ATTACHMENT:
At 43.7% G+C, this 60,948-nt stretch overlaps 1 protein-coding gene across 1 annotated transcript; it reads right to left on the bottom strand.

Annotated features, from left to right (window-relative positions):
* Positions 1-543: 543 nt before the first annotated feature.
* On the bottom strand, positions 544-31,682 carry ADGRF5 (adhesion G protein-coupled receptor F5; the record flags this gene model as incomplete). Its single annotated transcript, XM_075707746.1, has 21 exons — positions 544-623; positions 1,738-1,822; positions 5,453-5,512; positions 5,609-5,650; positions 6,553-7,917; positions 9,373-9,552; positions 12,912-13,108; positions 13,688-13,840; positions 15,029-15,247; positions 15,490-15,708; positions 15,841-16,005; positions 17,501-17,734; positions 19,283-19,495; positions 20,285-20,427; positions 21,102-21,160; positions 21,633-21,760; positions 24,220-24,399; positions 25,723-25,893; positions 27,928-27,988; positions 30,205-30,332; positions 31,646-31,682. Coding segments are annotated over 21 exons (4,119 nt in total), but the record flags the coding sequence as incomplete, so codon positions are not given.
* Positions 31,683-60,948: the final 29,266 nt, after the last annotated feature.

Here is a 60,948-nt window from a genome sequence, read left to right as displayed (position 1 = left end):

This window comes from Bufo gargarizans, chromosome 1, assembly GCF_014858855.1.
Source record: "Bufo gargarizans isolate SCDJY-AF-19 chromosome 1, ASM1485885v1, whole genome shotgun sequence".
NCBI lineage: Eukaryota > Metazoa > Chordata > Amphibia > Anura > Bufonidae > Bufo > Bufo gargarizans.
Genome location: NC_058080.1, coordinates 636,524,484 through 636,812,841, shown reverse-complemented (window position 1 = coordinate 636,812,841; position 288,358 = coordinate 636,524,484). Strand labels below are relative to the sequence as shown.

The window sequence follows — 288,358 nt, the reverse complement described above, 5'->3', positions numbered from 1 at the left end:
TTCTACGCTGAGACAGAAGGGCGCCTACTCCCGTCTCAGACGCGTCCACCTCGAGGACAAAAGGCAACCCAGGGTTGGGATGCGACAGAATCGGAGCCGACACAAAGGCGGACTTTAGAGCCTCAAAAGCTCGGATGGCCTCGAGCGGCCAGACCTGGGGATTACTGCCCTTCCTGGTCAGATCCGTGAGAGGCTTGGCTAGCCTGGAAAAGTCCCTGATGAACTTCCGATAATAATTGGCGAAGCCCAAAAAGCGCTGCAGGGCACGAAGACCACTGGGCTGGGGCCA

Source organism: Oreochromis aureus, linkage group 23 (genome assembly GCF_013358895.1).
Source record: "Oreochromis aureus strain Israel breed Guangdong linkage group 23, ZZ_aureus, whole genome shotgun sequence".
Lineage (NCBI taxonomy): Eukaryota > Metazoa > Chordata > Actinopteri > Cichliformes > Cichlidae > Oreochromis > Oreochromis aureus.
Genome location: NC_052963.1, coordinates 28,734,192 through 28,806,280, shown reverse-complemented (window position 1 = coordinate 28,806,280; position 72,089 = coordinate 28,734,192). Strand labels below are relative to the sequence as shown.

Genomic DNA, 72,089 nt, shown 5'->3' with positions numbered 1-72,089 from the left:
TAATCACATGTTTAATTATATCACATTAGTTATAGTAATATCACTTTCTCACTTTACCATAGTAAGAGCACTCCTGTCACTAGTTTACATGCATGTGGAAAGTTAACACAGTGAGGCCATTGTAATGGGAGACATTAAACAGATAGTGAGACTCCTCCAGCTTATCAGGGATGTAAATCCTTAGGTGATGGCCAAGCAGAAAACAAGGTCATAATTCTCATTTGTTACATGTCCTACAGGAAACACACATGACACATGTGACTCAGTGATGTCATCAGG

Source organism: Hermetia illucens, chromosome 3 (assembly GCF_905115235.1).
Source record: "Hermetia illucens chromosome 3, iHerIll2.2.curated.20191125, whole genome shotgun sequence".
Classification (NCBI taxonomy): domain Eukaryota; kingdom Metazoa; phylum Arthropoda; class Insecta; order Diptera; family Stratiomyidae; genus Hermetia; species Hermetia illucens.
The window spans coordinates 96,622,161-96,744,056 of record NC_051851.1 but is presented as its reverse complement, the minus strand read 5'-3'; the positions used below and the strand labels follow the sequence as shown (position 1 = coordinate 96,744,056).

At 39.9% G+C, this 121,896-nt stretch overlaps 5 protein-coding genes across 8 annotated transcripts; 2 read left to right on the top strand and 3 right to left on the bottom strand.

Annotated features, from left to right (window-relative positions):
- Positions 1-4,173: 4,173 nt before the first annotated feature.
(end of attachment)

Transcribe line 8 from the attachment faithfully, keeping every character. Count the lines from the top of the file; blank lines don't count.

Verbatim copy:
Source record: "Bufo gargarizans isolate SCDJY-AF-19 chromosome 1, ASM1485885v1, whole genome shotgun sequence".